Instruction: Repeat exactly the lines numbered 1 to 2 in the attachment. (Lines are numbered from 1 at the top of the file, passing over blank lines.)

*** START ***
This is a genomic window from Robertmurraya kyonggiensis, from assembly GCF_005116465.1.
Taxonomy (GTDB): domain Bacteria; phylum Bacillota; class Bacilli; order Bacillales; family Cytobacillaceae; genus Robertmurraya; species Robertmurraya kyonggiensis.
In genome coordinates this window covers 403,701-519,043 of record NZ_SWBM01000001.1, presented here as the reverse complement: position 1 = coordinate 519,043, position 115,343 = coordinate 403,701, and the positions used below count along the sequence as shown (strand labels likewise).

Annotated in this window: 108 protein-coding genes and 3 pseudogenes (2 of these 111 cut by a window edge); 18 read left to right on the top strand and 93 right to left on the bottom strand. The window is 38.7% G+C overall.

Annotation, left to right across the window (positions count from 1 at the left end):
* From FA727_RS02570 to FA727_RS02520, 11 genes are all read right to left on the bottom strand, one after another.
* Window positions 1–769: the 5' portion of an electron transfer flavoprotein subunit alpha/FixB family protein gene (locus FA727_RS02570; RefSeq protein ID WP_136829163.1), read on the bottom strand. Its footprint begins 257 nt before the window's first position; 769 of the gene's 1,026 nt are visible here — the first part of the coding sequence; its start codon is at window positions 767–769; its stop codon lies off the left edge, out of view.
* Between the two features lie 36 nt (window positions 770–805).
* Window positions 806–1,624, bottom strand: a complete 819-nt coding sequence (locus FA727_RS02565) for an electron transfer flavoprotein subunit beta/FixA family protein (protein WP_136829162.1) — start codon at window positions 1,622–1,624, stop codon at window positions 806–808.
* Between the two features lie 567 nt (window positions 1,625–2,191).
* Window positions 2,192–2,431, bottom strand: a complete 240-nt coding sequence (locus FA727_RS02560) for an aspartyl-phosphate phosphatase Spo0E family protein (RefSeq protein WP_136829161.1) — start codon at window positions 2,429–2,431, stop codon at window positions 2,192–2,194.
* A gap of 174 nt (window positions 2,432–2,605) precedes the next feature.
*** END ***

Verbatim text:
This is a genomic window from Robertmurraya kyonggiensis, from assembly GCF_005116465.1.
Taxonomy (GTDB): domain Bacteria; phylum Bacillota; class Bacilli; order Bacillales; family Cytobacillaceae; genus Robertmurraya; species Robertmurraya kyonggiensis.